Eating out, knowing there’s a lot of restaurants that aren’t very good and that you can do better. Or other restaurants are doing great things and that you want to do great things like them. Finding a void in certain genres of food that you know you can do or that interests you at a certain point. Just like anything, there’s specific time frames in your life where you have different palates and your tastes are different.
Sometimes it’s like clothing, you know? Sometimes you bought a shirt 5 years ago or 2 months ago and then you’re like, “Dude, why did I buy this?” [laughing]. Food’s like that, too. It’s very personal. You wonder, “Why was I making this shit?” Some of the menus I look at from like 5 years ago, I have no idea what the fuck was I doing. Thinking this is dumb, what was I thinking?
Makes total sense.
It comes with age and experience and life. Anything that happens to you or comes into your life expresses you. Building Little Sister was an expression. It was doing the food that I cared to do most. It wasn’t for anybody, it was for myself. It was to showcase a food that was underrated.
Park. Hike. Soak in the view. Just another day in LA as we meet Tin at Little Sister. Now the fun begins.
The size screams get here early and the decor says come in we don’t bite (hard). After some homemade green tea (fantastic) and a click of ingredients, the heat of the kitchen draws us in…
How did you choose the locations for your restaurants?
Organically. Sometimes it just happens. Broker tells me there’s a space open and it just happens. Everything up to now has been organic. This space came up, I wasn’t looking for it, but it just came up and had to hop on it. It’s expensive rent [laughing] but if you want to do it you have to take a risk.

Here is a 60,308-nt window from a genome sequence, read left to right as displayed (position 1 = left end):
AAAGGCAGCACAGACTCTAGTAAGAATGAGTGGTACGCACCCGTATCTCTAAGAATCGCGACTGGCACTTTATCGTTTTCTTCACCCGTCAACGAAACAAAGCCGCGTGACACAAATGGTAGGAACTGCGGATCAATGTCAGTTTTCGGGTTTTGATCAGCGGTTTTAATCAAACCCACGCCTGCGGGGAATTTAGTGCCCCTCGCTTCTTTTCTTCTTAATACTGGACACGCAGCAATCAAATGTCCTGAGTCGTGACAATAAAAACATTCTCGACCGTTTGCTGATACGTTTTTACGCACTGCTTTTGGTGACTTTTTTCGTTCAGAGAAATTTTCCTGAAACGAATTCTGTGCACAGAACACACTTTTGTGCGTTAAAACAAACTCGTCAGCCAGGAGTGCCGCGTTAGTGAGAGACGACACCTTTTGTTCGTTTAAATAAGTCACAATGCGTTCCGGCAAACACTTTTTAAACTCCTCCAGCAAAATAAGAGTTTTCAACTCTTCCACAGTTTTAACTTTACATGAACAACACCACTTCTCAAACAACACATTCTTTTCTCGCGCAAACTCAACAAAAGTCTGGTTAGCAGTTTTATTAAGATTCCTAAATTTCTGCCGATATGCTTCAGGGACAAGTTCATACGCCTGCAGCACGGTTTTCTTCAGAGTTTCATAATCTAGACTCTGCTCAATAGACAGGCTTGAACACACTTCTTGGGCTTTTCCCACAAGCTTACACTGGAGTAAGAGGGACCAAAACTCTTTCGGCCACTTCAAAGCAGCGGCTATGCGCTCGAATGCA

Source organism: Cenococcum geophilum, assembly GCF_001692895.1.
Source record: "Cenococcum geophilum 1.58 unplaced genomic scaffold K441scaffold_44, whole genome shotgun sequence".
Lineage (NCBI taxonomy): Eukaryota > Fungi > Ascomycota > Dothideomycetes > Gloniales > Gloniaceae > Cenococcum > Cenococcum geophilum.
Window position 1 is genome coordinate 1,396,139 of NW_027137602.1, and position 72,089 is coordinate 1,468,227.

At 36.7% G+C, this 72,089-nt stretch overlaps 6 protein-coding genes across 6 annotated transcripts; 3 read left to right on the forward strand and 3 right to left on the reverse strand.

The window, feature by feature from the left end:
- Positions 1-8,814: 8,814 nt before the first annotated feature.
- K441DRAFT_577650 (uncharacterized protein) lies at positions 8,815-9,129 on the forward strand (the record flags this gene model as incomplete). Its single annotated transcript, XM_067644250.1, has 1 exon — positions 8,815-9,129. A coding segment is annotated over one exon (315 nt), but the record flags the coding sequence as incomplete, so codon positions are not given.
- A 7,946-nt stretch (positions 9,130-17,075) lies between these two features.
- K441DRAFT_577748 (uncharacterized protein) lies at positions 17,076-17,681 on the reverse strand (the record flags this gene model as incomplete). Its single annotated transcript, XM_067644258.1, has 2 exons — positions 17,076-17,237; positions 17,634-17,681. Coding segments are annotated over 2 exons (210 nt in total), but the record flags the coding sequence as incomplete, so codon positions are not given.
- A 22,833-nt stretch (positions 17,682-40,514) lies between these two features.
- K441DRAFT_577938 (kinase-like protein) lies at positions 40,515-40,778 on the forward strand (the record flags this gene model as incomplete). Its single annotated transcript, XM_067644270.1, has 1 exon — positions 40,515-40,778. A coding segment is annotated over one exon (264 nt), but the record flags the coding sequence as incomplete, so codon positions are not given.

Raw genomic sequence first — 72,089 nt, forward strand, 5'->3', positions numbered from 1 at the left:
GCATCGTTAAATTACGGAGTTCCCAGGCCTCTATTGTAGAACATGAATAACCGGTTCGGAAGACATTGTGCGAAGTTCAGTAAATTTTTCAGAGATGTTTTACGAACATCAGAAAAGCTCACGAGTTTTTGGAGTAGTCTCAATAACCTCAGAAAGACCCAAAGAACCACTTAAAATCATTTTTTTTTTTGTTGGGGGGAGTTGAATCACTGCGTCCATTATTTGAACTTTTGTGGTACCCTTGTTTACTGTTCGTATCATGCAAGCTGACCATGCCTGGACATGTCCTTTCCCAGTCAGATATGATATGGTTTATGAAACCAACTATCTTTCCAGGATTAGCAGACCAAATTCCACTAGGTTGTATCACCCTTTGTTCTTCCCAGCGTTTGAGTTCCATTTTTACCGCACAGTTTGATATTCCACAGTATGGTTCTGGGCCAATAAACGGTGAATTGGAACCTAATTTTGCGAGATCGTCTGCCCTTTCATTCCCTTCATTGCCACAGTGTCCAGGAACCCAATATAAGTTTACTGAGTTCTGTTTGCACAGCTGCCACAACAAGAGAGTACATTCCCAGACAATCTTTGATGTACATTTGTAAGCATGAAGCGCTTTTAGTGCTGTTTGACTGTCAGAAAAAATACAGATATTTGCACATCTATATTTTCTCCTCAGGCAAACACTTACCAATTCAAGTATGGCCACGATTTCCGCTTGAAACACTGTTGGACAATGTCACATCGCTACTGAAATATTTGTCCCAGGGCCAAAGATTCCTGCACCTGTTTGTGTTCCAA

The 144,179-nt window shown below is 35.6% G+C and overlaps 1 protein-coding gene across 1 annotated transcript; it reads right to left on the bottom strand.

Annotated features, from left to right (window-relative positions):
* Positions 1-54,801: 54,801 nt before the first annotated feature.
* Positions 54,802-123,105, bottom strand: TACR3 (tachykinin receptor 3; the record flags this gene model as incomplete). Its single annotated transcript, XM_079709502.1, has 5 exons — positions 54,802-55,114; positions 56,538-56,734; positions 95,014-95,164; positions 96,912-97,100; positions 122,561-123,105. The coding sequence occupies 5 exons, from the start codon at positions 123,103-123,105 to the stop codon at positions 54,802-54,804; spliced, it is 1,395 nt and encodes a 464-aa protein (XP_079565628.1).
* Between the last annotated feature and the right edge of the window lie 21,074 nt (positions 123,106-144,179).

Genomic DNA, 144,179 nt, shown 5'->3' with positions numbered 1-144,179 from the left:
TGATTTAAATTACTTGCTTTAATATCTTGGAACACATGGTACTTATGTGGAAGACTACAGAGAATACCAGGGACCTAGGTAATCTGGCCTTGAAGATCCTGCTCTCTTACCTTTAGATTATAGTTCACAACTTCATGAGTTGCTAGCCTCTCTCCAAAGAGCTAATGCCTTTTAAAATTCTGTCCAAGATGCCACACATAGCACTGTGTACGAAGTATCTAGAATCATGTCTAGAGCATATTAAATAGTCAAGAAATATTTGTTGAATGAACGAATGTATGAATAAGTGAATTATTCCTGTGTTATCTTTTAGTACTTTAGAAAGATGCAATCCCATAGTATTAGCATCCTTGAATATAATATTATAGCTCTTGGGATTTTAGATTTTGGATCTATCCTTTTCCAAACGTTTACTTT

Yeah, that seems to be the thread through you.
If it happens, it happens.
If there’s a “go with the flow” guy, it’s you.
Just go with it. Planned things don’t always work out, either, and you’re just going to get disappointed. Sometimes in your career you just have to just trust in yourself, in what you do and hope for the best.
Describe your cooking.
My cooking is very thoughtful. I try to hit a lot of flavors to balance things out. No particular direction sometimes. For me it’s more about making sure that it tastes good and it’s exceptional. Make sure the flavors aren’t masked and not over complicated. No more than 5-ish ingredients, just keep it really simple and nice.
What are a few words your sous chefs would use to describe you?
That’s something you have to ask them.
Not even a hint? [To Mikey, prepping behind the bar] Hey Mikey, give me a word?
There we go.
Can you explain the process of creating dishes?
I cook things that I want to eat but couldn’t find, especially in the South Bay. A lot of family meals or staff meals become the menu. You cook things that you care for, that you crave, things that are simple and good and thoughtful.
So is Little Sister one of those simple, home-cooked places?
It sounds that simple, but it’s really not. It’s a lot of layering flavors and understand